December 15, 2008

Lee needs debt waiver to forestall default

Lee Enterprises, parent of the Journal Times, is between a rock and a hard place.

On Monday Lee announced it will delay filing its annual report until Dec. 29, while it seeks waivers from lenders. The newspaper chain owes approximately $1.3 billion from its 2005 purchase of Pulitzer newspapers, including the St. Louis Post-Dispatch.

Lee said it expects to make another $180 million write-down to equity, which would trigger the minimum net worth covenant in an agreement related to $306 million of its debt. Without a waiver, Lee would be in default on the debt -- and that would create a default condition in other debt.

Lee said that its accounting firm, KPMG, said that without the waiver it would have to include a paragraph in the annual report about the company's ability "to continue as a going concern." That, too, would trigger yet another default under Lee's bank credit agreement.

Lee's stock closed today at 39 cents per share, down from $49 per share at its high at the time of the Pulitzer purchase. The company's market cap, once over $2 billion, is down to $17.5 million.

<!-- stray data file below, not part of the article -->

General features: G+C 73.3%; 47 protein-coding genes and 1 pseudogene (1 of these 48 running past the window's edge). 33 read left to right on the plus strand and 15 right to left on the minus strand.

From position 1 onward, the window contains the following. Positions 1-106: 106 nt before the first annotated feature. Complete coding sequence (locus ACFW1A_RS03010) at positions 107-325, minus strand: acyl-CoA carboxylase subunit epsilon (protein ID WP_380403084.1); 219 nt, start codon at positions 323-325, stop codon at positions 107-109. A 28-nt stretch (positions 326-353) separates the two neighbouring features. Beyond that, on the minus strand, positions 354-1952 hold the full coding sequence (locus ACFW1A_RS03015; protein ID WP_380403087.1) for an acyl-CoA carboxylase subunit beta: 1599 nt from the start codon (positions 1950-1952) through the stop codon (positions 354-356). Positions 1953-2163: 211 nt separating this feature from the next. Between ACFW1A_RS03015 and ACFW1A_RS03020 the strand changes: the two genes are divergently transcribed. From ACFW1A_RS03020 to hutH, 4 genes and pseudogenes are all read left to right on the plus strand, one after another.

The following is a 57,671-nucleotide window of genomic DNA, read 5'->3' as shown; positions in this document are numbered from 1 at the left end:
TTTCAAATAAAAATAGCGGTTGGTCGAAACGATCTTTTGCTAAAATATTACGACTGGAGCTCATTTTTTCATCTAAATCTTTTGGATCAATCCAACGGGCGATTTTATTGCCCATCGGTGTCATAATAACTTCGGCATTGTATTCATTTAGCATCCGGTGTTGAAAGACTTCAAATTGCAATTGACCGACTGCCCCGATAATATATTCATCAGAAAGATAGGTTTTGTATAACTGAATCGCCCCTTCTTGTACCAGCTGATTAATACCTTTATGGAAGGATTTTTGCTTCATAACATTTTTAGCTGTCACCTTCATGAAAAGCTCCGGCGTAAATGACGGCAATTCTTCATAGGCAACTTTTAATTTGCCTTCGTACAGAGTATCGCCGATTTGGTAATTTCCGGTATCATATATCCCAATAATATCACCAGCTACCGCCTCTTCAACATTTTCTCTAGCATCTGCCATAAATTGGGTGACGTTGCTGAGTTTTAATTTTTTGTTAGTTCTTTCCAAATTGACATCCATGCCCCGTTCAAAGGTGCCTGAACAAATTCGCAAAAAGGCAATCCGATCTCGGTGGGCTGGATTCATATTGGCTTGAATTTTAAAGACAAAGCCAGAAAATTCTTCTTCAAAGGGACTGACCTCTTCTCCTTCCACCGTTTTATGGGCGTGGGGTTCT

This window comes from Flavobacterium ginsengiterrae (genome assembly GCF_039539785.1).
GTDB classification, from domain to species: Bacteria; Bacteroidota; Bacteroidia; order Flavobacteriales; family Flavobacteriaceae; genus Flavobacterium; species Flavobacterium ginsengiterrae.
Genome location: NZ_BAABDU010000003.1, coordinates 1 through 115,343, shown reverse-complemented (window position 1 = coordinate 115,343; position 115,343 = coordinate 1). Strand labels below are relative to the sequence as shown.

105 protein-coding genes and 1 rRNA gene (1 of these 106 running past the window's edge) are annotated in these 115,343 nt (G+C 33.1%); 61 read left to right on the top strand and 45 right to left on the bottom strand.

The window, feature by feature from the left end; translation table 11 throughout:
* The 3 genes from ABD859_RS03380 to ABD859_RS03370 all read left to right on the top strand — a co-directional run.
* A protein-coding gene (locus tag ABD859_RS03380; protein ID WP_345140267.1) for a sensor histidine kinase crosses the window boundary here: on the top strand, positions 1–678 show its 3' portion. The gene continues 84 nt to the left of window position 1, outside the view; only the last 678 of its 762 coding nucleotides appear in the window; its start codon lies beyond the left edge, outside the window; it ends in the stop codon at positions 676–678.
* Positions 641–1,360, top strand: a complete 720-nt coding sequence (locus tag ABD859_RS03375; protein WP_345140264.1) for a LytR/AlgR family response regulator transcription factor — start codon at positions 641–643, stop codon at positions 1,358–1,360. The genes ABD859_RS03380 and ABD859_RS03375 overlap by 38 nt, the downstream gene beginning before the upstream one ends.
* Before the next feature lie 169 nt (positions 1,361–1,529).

Lee's statement is HERE.

Besides the Journal Times, Lee owns 48 other daily newspapers and 300 weeklies and specialty publications.

3 comments:

  1. I knew the pieces of that old fire station would still be coming down when the paper went belly up . . .

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  2. The following was published in the Business Journal.

    TAKE NOTE - KPMG'S STATEMENT IS STATING THE OBVIOUS - THE BUSINESS IS ON LIFE SUPPORT AND SHOULD THE VENTALATOR BE DISCONECTED OR NOT!

    Lee Enterprises Inc., parent of the St. Louis Post-Dispatch, said Monday that its independent accounting firm might raise a "concern" in the company's annual report about the publisher’s ability to continue.

    Such a modification of the report would, unless waived by the lenders, cause a default under Lee's bank credit agreement.


    Lee said it expects to write down at least $180 million in the fourth quarter. Unless lenders agree, the impairment charges would trigger a default on the $306 million in debt that Lee took on when it bought Pulitzer Inc. in 2005.

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